Man…this report makes me sad. And depressed. But I guess the ending gives me a bit of hope. Let’s not be so negative, let’s find the positive aspect of video games! I was depressed when I wasn’t playing video games, what about that!
Study: Games are depressing…or are they?
by Mike Smith
The average gamer is 35, overweight, and more likely to be depressed, says a new study conducted by researchers at the Center for Disease Control and Prevention.
The study, which was carried out in the Seattle-Tacoma area, found that gamers reported “lower extraversion, consistent with research on adolescents that linked video-game playing to a sedentary lifestyle and overweight status, and to mental-health concerns.”
It also indicated a curious difference between male and female gamers: the former proved more overweight and reported more Internet usage than non-gamer men, while female gamers reported more depression and lower general health than non-gamer women.
But which comes first, the games or the poor health? The researchers hypothesized that depressed individuals might be turning to games as a means of self-medication, immersing themselves in a game’s world as a way of forgetting about real-life troubles.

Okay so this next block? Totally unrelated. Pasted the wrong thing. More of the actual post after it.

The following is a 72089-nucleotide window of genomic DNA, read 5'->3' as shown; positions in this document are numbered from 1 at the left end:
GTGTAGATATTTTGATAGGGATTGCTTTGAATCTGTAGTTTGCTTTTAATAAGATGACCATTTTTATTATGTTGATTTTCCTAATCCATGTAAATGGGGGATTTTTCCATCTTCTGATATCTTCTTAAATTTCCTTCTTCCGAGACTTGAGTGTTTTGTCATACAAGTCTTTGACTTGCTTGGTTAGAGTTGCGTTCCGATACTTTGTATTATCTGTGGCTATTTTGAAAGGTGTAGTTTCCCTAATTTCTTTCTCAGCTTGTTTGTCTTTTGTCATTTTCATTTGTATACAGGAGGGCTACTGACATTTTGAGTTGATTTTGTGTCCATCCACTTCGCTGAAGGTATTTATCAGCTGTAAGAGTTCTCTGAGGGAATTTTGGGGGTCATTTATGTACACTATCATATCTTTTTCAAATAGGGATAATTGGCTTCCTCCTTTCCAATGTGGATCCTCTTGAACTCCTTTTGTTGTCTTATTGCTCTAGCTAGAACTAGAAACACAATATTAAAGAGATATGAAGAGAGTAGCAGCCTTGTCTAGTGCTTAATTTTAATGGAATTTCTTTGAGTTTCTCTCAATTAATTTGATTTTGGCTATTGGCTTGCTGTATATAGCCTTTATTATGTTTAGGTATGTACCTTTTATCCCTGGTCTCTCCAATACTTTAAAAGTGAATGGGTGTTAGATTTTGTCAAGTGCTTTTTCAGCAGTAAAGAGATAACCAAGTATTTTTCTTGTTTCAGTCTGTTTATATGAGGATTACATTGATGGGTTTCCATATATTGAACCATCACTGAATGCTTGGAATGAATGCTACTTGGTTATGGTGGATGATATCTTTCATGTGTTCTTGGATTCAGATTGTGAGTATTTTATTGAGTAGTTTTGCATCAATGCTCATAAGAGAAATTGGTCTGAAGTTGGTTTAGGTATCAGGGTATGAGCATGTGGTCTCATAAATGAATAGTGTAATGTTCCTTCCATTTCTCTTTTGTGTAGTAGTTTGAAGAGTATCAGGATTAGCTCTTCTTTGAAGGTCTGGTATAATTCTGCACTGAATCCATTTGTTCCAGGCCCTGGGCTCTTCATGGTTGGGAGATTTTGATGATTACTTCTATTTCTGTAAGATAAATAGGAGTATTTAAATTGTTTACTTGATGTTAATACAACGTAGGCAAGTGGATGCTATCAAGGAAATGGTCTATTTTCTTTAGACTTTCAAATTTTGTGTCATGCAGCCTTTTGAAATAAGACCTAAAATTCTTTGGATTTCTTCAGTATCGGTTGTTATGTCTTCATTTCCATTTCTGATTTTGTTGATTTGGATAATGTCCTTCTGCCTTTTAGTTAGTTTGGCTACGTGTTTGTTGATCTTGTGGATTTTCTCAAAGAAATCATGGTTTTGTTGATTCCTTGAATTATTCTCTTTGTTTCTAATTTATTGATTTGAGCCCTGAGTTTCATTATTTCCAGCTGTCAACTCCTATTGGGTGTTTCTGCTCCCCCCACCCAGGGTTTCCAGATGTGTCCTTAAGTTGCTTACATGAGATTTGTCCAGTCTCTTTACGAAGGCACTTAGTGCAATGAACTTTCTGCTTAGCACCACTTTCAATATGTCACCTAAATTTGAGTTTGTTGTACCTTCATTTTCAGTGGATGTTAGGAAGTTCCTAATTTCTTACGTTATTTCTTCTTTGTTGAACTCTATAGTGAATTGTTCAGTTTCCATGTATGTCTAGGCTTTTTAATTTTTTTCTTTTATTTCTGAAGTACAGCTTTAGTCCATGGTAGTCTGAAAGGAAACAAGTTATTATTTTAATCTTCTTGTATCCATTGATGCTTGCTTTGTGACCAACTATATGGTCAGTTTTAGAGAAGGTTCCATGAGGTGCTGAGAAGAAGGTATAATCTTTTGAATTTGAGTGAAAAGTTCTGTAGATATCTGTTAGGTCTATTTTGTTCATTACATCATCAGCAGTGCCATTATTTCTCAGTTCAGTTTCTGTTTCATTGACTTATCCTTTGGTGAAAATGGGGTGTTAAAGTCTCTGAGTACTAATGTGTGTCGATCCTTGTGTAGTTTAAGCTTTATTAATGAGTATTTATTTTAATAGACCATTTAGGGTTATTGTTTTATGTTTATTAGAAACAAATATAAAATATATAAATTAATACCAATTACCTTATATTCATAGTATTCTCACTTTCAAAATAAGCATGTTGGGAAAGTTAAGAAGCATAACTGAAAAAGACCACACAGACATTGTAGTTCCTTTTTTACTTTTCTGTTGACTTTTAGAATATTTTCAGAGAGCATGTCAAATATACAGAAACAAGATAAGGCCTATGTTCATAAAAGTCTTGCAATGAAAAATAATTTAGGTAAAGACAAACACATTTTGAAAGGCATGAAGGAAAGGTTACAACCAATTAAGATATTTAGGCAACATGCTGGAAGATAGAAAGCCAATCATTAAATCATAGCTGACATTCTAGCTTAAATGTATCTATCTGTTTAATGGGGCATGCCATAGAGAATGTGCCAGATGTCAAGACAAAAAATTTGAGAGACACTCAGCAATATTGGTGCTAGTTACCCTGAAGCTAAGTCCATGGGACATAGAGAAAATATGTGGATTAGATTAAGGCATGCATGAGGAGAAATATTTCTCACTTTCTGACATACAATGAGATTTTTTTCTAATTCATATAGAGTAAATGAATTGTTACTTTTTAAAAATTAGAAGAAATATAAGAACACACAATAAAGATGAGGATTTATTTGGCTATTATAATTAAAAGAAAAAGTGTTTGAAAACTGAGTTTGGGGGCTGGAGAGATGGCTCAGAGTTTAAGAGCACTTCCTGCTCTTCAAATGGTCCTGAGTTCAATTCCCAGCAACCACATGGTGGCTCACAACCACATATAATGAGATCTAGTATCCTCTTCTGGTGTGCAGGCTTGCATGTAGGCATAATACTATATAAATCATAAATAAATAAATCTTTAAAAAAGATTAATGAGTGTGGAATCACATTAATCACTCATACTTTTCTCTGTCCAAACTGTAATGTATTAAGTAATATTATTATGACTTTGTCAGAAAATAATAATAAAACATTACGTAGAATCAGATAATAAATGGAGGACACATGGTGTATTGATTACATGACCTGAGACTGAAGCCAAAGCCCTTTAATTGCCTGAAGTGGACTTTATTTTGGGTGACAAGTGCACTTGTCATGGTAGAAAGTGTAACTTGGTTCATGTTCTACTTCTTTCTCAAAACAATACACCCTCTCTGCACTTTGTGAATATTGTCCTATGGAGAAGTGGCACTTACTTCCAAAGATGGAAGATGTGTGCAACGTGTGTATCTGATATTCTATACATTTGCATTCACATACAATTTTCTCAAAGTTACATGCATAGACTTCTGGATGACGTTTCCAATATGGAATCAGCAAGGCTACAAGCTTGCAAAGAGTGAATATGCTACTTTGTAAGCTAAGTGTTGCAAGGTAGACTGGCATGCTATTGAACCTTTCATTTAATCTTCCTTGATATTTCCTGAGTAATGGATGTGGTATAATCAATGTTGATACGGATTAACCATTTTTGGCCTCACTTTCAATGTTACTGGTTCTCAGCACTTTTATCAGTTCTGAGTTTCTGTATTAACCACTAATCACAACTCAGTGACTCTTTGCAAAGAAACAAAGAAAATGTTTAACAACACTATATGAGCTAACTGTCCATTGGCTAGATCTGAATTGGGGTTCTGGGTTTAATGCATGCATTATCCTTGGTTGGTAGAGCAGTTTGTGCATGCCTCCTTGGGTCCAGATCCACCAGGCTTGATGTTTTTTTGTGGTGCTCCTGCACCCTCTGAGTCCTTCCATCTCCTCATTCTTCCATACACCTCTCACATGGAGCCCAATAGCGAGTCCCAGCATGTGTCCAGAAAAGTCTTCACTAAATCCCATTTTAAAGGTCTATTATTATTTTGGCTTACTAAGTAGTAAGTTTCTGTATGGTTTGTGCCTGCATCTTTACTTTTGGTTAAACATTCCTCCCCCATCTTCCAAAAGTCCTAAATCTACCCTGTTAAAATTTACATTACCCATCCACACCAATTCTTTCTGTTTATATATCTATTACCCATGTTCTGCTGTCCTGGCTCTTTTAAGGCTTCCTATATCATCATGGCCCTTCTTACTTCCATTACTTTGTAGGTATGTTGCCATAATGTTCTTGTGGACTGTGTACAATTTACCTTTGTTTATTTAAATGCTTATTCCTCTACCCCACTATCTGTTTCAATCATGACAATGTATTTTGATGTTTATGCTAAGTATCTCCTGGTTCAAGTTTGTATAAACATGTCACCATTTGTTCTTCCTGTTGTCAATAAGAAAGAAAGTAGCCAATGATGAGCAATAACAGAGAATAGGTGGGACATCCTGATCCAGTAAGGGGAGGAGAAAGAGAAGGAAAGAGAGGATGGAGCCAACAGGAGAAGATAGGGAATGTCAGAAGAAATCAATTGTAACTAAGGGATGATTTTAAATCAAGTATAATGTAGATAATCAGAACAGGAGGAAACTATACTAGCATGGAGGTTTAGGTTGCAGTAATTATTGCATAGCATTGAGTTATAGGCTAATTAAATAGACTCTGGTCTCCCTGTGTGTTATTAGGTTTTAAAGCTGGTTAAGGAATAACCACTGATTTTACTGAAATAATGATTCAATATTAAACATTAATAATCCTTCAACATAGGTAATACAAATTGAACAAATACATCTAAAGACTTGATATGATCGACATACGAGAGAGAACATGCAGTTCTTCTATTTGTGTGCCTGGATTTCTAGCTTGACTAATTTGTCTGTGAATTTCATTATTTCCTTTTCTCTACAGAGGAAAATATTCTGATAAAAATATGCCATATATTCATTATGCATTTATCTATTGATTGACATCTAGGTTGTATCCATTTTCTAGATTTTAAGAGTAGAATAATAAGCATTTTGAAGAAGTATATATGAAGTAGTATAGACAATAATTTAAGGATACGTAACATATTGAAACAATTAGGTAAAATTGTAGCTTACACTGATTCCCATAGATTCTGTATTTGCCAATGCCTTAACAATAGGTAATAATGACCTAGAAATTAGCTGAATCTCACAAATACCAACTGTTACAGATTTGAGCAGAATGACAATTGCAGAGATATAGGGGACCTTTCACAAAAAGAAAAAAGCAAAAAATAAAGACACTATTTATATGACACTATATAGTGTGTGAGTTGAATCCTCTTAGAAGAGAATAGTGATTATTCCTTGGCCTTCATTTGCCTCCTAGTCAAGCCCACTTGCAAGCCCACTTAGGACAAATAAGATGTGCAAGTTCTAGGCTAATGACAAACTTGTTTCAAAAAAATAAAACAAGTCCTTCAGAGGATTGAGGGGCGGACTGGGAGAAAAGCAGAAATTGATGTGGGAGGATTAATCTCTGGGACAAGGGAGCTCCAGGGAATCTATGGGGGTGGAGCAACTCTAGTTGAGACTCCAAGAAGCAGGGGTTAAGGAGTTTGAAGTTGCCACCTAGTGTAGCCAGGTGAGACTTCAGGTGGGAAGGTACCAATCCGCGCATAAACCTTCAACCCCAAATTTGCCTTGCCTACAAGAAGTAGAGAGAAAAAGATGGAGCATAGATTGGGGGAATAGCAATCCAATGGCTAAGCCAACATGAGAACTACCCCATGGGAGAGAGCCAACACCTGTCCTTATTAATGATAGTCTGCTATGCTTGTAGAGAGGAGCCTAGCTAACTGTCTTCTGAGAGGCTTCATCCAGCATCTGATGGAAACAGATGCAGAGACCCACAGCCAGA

“Habitual use of video games as a coping response may [provide] a genesis for obsessive-compulsive video-game playing, if not video-game addiction,” one researcher told MSNBC. The study calls for “further research among adults to clarify how to use digital opportunities more effectively to promote health and prevent disease.”
As luck would have it, a study at East Carolina University funded by Bejeweled maker Popcap Games is also investigating the possible mental health benefits of game playing. Having already discovered that Bejeweled can improve mood and heart rhythms, the Carolina group is about to embark on an investigation in an attempt to determine whether games like Bejeweled can also deliver clinically significant improvements to depression sufferers.
“The research is part of a broad array of unconventional efforts that video game companies are devising to find new markets for their products,” says Shankar Vedantam, writing this week for the Washington Post. “Many of these steps are based on the idea that depression and other disorders — as well as everyday stress and worry — involve systematic patterns of thought and self-doubt, and that games can distract people and put them in a different mental zone.”